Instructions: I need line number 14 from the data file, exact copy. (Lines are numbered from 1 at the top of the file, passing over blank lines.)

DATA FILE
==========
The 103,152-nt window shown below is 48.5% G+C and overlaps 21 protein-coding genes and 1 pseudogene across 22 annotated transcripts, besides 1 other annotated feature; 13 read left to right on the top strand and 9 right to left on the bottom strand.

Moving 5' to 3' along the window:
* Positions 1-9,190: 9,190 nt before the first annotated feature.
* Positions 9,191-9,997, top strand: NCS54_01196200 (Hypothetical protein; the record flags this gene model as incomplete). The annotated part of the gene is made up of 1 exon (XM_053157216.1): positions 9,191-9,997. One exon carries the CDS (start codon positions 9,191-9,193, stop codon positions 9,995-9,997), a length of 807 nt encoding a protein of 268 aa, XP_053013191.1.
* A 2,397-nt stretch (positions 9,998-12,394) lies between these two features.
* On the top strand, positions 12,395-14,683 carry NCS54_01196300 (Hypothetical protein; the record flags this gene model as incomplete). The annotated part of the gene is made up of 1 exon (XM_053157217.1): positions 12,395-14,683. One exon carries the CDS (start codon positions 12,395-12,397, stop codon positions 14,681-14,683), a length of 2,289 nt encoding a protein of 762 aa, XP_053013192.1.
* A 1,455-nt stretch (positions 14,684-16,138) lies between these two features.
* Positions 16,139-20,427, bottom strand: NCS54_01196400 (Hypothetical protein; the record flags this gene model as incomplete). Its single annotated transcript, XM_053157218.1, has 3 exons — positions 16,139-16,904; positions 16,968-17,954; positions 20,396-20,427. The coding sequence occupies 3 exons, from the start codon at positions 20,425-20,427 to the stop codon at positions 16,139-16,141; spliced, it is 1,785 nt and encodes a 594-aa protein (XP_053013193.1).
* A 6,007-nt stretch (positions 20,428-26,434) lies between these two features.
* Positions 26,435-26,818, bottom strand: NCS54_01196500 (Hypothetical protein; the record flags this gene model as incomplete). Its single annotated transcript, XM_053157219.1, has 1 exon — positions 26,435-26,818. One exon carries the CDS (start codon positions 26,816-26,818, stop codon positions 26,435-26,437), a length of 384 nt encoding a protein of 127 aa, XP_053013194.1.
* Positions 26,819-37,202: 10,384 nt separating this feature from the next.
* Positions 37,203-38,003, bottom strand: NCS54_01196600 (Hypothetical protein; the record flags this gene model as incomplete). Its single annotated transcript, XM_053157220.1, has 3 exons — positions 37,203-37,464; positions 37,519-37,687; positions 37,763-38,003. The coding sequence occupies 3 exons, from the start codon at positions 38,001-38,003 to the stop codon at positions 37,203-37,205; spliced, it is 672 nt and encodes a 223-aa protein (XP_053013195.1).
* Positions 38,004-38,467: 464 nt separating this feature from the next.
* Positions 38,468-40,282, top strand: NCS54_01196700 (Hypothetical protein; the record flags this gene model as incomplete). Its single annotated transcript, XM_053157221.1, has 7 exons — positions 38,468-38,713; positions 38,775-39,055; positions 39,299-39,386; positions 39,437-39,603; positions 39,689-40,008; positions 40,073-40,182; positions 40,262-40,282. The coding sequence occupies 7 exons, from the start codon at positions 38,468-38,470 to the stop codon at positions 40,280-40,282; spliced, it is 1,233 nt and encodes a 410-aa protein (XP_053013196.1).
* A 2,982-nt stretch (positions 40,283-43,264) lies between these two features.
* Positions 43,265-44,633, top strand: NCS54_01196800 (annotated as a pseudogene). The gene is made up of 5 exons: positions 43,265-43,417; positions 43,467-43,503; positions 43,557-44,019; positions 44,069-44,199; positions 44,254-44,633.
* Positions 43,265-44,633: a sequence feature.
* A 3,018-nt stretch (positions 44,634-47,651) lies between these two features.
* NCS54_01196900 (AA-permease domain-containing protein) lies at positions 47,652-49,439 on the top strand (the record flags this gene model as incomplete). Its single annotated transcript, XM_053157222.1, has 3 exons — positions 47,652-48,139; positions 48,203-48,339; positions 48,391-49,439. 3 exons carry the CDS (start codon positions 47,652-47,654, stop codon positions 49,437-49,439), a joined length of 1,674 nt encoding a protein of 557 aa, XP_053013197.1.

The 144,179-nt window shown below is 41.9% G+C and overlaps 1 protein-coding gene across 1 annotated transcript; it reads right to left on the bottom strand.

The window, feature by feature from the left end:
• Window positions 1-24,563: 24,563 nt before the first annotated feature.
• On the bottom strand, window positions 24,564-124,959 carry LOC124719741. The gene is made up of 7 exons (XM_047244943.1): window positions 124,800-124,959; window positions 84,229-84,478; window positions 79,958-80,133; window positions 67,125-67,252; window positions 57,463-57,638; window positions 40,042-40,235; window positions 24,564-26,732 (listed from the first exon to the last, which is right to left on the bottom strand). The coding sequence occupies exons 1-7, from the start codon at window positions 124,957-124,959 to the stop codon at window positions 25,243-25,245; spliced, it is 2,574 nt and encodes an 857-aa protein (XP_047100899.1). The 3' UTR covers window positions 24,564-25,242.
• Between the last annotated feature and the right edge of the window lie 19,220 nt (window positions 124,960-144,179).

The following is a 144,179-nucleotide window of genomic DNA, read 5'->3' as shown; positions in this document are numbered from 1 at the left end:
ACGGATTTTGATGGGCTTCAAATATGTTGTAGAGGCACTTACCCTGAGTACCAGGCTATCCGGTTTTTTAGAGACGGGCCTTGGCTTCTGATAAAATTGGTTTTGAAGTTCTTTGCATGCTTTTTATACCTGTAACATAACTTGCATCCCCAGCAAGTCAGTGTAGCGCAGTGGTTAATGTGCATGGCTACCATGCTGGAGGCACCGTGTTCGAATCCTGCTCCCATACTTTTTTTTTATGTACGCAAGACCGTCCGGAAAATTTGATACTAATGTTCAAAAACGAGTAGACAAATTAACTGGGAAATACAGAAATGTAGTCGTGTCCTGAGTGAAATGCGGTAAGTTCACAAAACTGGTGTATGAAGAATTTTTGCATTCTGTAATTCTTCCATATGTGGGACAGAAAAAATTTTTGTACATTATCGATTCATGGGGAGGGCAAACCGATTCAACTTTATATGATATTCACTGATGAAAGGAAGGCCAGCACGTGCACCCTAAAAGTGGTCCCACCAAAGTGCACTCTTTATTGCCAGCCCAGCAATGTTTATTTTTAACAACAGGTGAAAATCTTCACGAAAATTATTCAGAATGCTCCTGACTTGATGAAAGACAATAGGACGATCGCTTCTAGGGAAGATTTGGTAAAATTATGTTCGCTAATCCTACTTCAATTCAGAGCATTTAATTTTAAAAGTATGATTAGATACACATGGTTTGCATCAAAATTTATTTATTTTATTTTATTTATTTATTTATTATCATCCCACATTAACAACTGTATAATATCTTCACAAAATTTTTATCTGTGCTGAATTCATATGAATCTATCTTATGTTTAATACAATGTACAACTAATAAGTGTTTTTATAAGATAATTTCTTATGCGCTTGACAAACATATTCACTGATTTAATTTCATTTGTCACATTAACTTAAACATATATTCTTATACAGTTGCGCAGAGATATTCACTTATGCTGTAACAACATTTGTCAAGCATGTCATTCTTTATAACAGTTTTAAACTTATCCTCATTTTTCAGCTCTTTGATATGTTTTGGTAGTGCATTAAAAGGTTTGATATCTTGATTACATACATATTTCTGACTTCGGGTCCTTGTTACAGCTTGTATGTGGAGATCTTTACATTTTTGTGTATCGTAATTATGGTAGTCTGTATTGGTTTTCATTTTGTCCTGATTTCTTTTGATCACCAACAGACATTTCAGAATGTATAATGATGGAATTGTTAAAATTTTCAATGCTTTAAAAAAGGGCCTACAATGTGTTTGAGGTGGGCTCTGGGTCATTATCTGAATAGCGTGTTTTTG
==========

* Positions 38,468-40,282, top strand: NCS54_01196700 (Hypothetical protein; the record flags this gene model as incomplete). Its single annotated transcript, XM_053157221.1, has 7 exons — positions 38,468-38,713; positions 38,775-39,055; positions 39,299-39,386; positions 39,437-39,603; positions 39,689-40,008; positions 40,073-40,182; positions 40,262-40,282. The coding sequence occupies 7 exons, from the start codon at positions 38,468-38,470 to the stop codon at positions 40,280-40,282; spliced, it is 1,233 nt and encodes a 410-aa protein (XP_053013196.1).